CHAMPAIGN - A 90-page plan now in the hands of Champaign schools' supporters outlines Superintendent Arthur Culver's strategy for making major changes quickly to address simmering issues.
Chief among those issues: how to improve equity and achievement in the district among all racial and ethnic groups.
Culver, in his introduction to the document, refers to the events that make the planning and the changes so critical.
He said that, ideally, revising a district's strategic plan is a fine-tuning process that takes about a year.
?Our district, however, is experiencing a unique sense of urgency because of our need to comply with the recommendations made to us in federal court in December 2002,? Culver said, referring to an equity lawsuit that led to an agreement between the district and the black community that's being monitored by Robert Peterkin, whose name appears regularly in the new plan.
?Without an immediate plan of action, we could fall behind another year in our responsibilities to the court and to our students,? Culver wrote. He said the action plan his district leadership team has designed sets ?high expectations for all students and provides the action steps necessary to meet those expectations.?
The district has distributed copies to community members who are active in school affairs, to members of organizations, to religious community leaders and others. Culver said it's ?a living document,? and he said he seeks feedback.
Culver said his goal is to accomplish ?high expectations for students, learning environments that support equity and excellence, continuous monitoring of students' performance and high levels of accountability (that) will ensure exemplary achievement by every student.?
One initiative directs district personnel to find 200 more seats for students on the north side of the city. Beth Shepperd, assistant superintendent for human resources and community relations, said that doesn't necessarily mean building new buildings. However, it could include new uses for Marquette School at 405 East Clark St., where early childhood programs are now housed, and other district-owned buildings.
The early childhood program will move at the end of the school year into new facilities adjacent to Stratton Elementary School.
Plans to increase the student population at Stratton also are outlined.
The document divides the task at hand into the following nine strategies:
- Aligned, rigorous curriculum.
- Equitable access.
- Supportive climate.
- Safe, orderly environment.
- High-quality staff.
- Long-range facility planning.
- Fiscal responsibility.
- Effective two-way communications.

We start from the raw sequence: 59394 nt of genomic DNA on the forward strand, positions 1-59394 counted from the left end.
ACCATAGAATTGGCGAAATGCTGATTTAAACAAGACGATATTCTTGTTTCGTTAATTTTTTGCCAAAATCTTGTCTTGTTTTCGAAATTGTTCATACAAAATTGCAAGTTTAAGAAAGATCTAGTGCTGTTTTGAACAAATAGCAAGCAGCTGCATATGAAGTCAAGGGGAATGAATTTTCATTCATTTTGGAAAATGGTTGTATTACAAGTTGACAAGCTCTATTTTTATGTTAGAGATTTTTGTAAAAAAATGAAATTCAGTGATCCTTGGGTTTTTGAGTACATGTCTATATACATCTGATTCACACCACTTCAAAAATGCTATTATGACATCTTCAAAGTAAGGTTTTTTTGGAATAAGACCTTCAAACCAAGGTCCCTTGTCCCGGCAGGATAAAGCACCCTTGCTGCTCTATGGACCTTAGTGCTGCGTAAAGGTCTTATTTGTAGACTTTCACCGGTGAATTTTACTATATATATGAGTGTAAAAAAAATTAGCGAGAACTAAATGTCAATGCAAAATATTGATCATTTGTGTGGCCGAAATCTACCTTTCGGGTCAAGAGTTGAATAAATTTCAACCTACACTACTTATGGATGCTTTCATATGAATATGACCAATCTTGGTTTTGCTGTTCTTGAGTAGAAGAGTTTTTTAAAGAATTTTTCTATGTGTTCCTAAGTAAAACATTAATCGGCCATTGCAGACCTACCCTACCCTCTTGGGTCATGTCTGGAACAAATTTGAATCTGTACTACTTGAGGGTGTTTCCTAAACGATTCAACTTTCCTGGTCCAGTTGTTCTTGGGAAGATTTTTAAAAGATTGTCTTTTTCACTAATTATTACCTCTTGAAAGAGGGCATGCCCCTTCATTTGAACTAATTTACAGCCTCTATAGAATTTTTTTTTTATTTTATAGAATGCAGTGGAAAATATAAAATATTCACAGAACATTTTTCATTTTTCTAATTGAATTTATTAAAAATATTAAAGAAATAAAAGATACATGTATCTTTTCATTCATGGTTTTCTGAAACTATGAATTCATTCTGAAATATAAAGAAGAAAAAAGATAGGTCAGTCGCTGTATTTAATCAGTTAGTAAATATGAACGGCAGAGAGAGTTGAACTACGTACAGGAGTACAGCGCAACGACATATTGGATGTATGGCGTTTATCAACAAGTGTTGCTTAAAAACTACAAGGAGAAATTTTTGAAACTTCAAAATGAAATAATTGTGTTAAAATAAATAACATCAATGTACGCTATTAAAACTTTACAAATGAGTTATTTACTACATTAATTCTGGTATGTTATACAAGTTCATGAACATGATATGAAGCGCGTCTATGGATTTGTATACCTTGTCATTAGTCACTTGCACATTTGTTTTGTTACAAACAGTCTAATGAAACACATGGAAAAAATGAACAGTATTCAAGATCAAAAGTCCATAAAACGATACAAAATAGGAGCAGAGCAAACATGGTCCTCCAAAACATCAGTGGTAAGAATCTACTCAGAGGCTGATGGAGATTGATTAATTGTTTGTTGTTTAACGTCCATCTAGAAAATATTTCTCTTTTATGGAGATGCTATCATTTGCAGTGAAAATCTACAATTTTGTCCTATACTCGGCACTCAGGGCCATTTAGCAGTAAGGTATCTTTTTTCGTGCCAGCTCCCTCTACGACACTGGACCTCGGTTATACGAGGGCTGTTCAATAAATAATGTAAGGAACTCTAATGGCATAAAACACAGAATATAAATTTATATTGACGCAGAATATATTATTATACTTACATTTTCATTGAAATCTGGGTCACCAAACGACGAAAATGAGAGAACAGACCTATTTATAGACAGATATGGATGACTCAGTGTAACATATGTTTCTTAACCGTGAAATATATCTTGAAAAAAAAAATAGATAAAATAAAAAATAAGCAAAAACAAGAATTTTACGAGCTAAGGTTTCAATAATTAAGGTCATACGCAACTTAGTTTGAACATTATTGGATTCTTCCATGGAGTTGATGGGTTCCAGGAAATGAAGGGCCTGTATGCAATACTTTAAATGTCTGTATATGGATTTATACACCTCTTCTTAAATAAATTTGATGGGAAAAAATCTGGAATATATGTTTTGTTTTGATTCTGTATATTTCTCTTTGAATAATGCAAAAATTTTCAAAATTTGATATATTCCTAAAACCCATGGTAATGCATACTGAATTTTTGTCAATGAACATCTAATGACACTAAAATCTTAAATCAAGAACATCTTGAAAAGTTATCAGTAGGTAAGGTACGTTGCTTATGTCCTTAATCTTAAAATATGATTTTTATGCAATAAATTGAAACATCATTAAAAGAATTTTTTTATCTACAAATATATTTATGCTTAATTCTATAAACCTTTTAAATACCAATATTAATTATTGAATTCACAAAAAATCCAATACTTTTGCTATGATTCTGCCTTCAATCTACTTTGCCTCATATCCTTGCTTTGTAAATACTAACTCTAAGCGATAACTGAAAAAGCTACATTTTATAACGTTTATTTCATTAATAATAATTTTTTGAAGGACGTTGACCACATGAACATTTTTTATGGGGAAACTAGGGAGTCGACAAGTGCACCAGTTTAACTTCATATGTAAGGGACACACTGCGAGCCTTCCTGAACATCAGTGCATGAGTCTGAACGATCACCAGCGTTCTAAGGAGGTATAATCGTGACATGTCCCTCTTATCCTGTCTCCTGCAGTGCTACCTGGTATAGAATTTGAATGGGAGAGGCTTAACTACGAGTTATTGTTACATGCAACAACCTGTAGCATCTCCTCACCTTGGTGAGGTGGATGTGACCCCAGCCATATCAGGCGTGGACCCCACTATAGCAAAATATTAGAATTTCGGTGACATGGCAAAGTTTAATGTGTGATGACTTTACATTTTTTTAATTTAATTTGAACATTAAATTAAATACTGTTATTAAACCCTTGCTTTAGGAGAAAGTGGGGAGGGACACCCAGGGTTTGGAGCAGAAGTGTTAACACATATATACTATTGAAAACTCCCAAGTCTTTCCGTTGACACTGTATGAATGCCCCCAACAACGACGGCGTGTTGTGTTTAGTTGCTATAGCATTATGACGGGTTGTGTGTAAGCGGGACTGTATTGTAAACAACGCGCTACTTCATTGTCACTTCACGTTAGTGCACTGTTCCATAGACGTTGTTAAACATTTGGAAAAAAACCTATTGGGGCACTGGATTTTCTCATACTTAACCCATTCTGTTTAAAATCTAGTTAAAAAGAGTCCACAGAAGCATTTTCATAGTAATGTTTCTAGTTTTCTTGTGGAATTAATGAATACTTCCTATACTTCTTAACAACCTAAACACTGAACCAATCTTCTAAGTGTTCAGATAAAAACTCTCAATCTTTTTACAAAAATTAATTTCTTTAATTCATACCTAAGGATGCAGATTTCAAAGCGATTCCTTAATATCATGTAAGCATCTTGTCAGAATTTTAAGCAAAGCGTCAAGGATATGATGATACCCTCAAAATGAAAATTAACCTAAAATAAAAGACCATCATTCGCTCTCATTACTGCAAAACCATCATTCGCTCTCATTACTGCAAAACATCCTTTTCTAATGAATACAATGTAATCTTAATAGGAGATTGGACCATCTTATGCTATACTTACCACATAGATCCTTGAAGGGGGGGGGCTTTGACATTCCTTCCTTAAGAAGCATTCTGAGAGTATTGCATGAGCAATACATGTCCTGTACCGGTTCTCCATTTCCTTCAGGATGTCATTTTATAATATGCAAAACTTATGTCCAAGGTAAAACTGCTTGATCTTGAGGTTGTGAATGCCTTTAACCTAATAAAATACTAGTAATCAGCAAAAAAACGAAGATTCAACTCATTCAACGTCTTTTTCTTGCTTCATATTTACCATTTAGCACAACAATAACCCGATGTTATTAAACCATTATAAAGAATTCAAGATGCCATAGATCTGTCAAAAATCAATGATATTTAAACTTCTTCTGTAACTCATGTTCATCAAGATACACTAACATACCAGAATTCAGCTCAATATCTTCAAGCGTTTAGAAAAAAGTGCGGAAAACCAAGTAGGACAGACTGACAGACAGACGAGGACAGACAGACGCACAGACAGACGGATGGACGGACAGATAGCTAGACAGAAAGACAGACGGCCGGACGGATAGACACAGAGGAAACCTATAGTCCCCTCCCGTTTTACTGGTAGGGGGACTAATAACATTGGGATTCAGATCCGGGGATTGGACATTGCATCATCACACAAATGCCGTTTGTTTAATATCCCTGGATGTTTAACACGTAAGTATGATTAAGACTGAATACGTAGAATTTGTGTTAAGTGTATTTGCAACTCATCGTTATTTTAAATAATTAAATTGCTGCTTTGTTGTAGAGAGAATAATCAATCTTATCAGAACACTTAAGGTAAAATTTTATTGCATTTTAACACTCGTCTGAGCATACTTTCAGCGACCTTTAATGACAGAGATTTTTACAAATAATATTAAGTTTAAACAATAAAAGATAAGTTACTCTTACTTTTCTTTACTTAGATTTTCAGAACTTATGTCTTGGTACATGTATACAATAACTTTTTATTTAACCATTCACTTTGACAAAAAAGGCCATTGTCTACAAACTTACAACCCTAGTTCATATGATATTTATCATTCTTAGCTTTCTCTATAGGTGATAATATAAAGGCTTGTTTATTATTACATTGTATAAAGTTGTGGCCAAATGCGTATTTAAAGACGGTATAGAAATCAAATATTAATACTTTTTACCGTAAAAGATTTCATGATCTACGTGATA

- Technology planning.
Curriculum-related actions call for a lot of research and review. They call for developing specific strategies to address equity issues, strategies like identifying internal and external programs to help underrepresented students, and monitoring staff practices that might exclude some students.
And they call for ?quarterly diagnostic assessments aligned to standards-based curriculum and timeline? to begin in October, and for new tutorial programs to begin in July.
The document says student placement in special education programs, where black students are overrepresented, will be closely monitored, and extra support will be given to minority students in gifted and talented programs and advanced placement classes, where they're underrepresented.
The district will also recruit black staff members to participate in gifted training.
Concerns about attendance surface in the document, which calls for districtwide programs to improve attendance including developing a dropout reduction plan.
Administrators and board members have expressed concerns in the past about the quality of education in district alternative education classes, which try to keep youngsters with learning or behavior problems in school. Peterkin criticized those programs because so many students in them were black.
Culver wants to see the quality and level of alternative education classes increased.
Other planned actions include:
- Beginning a long-discussed middle school assignment plan, giving students and parents some choice about which one they attend. Elementary students are already on a controlled choice plan.
- Beginning student character education and other programs ?to create an environment in which everyone is treated with courtesy, dignity, respect and professionalism.
- Identifying students who don't participate in extracurricular activities and trying to get them involved.
- Stepping up video surveillance, lighting and supervision programs for students' safety and reward systems for good attendance and good behavior.
The document also calls for cooperative planning with area agencies, park districts, colleges, libraries and other groups, it outlines extensive plans to recruit more minority faculty and staff members and plans to help them advance with extra education, and it calls for discussions about a possible permanent location for the Family Information Center, which now occupies rented quarters on Springfield Avenue.
Culver has said his review will dig into all aspects of district education and operations, and he expects many of the actions that result to be controversial with students, staff members and the community.
But he has said the district will be the better for it, and he made a promise.
?(This) plan will guide our expectations, our actions and the allocation of our resources as we move toward becoming a model district for exemplary public education,? he said.